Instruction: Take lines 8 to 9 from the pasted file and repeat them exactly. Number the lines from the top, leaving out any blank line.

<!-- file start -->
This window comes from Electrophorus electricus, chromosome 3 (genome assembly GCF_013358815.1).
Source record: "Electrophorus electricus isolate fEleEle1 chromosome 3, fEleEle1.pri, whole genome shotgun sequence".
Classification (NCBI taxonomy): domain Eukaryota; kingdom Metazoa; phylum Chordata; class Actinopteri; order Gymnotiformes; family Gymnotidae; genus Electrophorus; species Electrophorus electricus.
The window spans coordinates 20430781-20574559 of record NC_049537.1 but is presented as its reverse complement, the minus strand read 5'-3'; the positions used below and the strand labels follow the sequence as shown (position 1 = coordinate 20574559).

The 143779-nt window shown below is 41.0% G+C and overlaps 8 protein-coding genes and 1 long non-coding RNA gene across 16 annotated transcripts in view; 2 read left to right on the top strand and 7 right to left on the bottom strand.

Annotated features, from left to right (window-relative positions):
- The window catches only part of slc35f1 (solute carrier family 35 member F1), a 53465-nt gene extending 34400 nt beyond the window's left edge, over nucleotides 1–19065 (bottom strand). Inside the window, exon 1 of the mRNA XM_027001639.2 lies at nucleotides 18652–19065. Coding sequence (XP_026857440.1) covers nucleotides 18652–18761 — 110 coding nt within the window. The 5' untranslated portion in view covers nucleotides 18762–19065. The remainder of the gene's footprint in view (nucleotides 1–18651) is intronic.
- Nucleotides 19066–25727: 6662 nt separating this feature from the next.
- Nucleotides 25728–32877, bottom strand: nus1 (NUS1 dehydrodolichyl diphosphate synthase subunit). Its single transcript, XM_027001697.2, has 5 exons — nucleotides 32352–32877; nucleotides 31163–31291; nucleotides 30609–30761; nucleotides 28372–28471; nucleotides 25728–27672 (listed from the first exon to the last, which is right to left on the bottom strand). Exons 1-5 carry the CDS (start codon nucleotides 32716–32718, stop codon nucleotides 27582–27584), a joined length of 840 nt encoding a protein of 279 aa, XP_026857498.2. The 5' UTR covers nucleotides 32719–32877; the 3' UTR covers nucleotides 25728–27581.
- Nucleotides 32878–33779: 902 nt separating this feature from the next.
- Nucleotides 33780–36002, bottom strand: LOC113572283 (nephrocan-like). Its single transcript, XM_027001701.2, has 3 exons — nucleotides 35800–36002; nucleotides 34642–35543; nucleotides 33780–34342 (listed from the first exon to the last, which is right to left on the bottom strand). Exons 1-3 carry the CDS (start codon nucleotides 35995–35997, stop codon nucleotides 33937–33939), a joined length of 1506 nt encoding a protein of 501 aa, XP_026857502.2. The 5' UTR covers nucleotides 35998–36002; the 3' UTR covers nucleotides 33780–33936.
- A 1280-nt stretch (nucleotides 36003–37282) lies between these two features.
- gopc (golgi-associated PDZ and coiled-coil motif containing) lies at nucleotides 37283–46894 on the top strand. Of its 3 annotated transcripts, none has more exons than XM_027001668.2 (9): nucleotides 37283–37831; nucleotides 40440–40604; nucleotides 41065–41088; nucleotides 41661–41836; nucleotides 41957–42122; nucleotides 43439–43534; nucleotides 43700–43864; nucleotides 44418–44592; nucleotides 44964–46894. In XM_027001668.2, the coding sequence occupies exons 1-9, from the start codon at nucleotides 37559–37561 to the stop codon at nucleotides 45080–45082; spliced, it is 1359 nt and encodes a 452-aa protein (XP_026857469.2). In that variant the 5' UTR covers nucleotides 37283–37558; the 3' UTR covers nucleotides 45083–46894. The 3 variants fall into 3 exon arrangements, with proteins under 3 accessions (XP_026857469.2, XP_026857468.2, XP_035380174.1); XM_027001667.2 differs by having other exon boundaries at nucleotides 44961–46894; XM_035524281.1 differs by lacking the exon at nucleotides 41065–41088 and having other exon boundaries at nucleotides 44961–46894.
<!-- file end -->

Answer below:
- Nucleotides 19066–25727: 6662 nt separating this feature from the next.
- Nucleotides 25728–32877, bottom strand: nus1 (NUS1 dehydrodolichyl diphosphate synthase subunit). Its single transcript, XM_027001697.2, has 5 exons — nucleotides 32352–32877; nucleotides 31163–31291; nucleotides 30609–30761; nucleotides 28372–28471; nucleotides 25728–27672 (listed from the first exon to the last, which is right to left on the bottom strand). Exons 1-5 carry the CDS (start codon nucleotides 32716–32718, stop codon nucleotides 27582–27584), a joined length of 840 nt encoding a protein of 279 aa, XP_026857498.2. The 5' UTR covers nucleotides 32719–32877; the 3' UTR covers nucleotides 25728–27581.